The discussion of alpha romance heroes in marriage has taken a rather interesting turn into “feminism is a dirty word” territory, and my comment became so unwieldy, I decided it needed to become its own post. Such are the privileges of being a blog owner.
So, some disclaimers:
1. I’m a feminist, and I’m proud of the fact.
2. It bugs me when people treat the word “feminist” as an insult—especially when these are women who enjoy the benefits of what previous feminists have fought for, such as the right to vote, the right to initiate the dissolution of marriages, the freedom to work outside the home without being viewed as some sort of freak of nature, or the freedom to enjoy love and sex on their own terms.
3. It also bugs me when people use “radical man-hating separatist” synonymously with “feminist.” It’s akin to conflating “Christian” with “homophobic asshole,” or “Muslim” with “suicide bomber.” Sure, these splinter factions exist, but for the love of Baby Ganesh, these are huge, heterogenous movements, with significant doctrinal and philosophical differences between the many different sects, and the people you’re talking about constitute a minority. Stop defining something solely by its distasteful extremes. It does no honor to the people being discussed, AND it makes you look like an ignorant douchebag.
4. I love men. Oh boy, do I ever. Y’all don’t need any more TMI than I’ve dished out already over the past couple of years on this site, so I’m afraid I’m just going to have to leave it at that. I love men. Yesss I do, precious.
5. I love all sorts of dudes, but the ones I’m most attracted to, sexually and emotionally, are slim, androgynous and geeky to the point of dorkiness. To be frank: I love the girly men. (The same applies to the women I’m most attracted to, as well: I love the tomboyish girls with dyke-tastic haircuts and a swagger. I think androgyny and genderfuck are hot. And I can totally respect and understand that many people don’t. Chacun à son goÃ»t.)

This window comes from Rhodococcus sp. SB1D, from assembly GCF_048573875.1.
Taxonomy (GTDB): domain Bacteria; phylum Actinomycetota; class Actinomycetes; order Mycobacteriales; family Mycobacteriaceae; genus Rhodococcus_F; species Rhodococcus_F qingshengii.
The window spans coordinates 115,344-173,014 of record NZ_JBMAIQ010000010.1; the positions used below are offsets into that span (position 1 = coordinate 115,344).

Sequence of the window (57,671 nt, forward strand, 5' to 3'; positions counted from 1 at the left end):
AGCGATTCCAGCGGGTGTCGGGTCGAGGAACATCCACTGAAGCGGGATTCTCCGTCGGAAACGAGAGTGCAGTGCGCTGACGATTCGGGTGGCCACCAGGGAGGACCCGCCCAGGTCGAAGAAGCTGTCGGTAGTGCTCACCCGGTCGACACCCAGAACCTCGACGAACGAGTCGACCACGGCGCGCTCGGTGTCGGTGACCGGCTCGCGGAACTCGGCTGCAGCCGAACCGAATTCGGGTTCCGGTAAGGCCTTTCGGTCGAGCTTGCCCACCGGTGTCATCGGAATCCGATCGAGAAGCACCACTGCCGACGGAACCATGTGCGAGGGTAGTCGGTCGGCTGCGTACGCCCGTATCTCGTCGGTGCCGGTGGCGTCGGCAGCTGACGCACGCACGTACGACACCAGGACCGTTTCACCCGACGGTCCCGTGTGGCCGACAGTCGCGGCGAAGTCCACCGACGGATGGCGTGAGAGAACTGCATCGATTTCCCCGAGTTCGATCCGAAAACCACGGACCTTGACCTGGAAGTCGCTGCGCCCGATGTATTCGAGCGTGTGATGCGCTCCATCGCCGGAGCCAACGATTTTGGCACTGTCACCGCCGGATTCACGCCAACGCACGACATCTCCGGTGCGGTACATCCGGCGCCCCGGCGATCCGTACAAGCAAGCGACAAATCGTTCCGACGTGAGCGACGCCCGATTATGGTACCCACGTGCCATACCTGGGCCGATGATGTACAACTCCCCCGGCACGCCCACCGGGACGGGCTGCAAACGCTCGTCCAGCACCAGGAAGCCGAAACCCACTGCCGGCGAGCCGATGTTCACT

I’m going to quote a particular commenter in particular extensively in this post. I won’t refer to her by name; those of you who’ve followed the discussion will recognize who I’m quoting anyway, and I’m honestly not attempting to kick her into the ground, because she’s being disagreed with vigorously as it is, and I can tell she’s feeling attacked; it’s just that her arguments seem representative a certain type of discourse that bugs the hell out off me, and I want to poke at these sorts of arguments in general, not necessarily at her in particular. So apologies for the lack of attribution.
So, here’s the bit of commentary that inspired all this blathering in the first place:
What concerns me is that the â€˜ideal’ world that some women want would have boys for men or at least those with teeny weenies, no chest hair, no muscles and itty itty schlongs that would never mess up or bother a delicate female HooHoo. And men who aren’t men, just beaten down creatures allowed to live in the presence of the Princesses.
And sex would be this vapid, super quiet thing with the woman totally in control at all times, because if the man dares get passionate, she’s being victimized.
(And in a different a little ways down…)
Even deeper, it’s now bad for a romance hero to rescue the heroine. How dare he be protective, or the least bit dominant! How dare he be stronger. How dare he be her superior occasionally! How dare he be better at anything than the heroine! It’s bad if he’s truly male, because that’s suddenly â€˜alpha’, which is why I find myself shaking my head when what I consider just plain â€˜ole men labled “alphasâ€. That is what I mean by boys versus men.
Holy flaming metrosexuals, Batman. Where do I even begin?